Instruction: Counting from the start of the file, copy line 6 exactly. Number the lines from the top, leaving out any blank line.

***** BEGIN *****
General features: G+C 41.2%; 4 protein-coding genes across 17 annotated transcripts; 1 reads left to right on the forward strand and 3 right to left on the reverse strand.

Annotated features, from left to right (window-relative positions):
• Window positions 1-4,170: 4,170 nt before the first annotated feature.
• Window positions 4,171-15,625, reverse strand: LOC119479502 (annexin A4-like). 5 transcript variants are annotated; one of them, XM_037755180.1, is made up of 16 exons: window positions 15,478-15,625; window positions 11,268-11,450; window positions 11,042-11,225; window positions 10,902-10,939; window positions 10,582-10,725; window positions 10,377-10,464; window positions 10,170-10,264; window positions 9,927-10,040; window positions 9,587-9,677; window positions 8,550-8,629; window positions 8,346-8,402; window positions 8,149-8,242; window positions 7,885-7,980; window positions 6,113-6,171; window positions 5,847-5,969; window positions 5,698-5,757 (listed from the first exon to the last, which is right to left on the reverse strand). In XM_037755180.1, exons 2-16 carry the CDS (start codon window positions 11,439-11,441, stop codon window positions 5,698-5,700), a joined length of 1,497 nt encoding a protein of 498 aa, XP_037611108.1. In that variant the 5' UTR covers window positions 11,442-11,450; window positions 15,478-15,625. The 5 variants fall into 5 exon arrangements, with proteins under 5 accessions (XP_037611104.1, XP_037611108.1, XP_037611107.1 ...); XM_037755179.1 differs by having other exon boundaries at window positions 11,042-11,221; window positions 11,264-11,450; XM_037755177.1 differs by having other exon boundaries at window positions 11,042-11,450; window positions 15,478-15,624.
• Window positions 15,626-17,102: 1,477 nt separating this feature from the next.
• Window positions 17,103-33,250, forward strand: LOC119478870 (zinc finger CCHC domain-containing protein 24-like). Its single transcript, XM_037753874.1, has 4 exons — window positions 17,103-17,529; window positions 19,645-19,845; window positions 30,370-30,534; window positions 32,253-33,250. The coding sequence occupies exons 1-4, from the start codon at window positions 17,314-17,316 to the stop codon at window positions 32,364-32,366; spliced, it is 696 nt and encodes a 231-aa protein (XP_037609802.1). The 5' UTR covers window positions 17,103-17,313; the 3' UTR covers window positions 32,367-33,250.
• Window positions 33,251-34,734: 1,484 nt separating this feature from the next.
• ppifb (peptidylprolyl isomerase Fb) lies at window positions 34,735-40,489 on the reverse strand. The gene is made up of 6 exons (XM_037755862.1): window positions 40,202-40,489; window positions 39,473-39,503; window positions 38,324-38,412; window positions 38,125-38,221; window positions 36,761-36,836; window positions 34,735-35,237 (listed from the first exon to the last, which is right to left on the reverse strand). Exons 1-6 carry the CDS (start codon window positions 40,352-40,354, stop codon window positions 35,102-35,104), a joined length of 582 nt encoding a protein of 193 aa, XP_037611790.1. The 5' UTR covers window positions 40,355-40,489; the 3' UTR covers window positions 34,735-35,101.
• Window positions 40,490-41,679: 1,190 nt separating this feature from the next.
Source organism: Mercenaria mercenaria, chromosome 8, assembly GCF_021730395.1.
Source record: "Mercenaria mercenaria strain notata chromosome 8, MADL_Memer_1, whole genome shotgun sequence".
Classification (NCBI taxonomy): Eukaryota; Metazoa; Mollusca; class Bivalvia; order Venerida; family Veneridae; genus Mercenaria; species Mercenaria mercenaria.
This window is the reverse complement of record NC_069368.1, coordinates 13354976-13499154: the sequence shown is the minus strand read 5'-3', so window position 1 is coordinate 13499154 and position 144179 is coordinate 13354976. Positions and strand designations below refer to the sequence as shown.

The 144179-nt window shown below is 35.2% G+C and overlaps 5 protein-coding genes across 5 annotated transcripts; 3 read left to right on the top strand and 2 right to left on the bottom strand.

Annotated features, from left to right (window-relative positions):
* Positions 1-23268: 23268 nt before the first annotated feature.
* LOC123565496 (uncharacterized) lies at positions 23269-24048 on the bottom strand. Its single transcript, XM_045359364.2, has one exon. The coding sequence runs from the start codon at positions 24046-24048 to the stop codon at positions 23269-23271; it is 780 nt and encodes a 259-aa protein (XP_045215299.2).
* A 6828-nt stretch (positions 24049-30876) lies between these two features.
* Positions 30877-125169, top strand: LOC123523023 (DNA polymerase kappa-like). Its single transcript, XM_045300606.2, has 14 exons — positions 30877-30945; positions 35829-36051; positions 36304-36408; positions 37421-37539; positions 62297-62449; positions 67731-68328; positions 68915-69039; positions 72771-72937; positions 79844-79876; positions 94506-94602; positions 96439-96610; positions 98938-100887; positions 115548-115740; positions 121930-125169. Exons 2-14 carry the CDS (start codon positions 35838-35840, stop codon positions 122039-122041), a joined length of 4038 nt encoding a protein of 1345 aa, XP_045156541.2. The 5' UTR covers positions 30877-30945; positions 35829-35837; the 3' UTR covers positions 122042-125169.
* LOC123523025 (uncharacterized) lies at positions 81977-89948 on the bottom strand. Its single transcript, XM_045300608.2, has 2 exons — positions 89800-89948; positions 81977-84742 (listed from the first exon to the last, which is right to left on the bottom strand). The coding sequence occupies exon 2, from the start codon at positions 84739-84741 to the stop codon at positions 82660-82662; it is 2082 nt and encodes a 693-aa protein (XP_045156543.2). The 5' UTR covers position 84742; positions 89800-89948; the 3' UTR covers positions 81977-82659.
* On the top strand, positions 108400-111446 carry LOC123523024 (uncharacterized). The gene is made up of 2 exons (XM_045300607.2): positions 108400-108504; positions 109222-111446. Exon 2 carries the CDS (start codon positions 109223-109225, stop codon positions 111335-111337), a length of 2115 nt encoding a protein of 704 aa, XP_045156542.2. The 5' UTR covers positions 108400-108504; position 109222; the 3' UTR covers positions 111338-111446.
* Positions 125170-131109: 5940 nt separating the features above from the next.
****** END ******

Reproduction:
• Window positions 17,103-33,250, forward strand: LOC119478870 (zinc finger CCHC domain-containing protein 24-like). Its single transcript, XM_037753874.1, has 4 exons — window positions 17,103-17,529; window positions 19,645-19,845; window positions 30,370-30,534; window positions 32,253-33,250. The coding sequence occupies exons 1-4, from the start codon at window positions 17,314-17,316 to the stop codon at window positions 32,364-32,366; spliced, it is 696 nt and encodes a 231-aa protein (XP_037609802.1). The 5' UTR covers window positions 17,103-17,313; the 3' UTR covers window positions 32,367-33,250.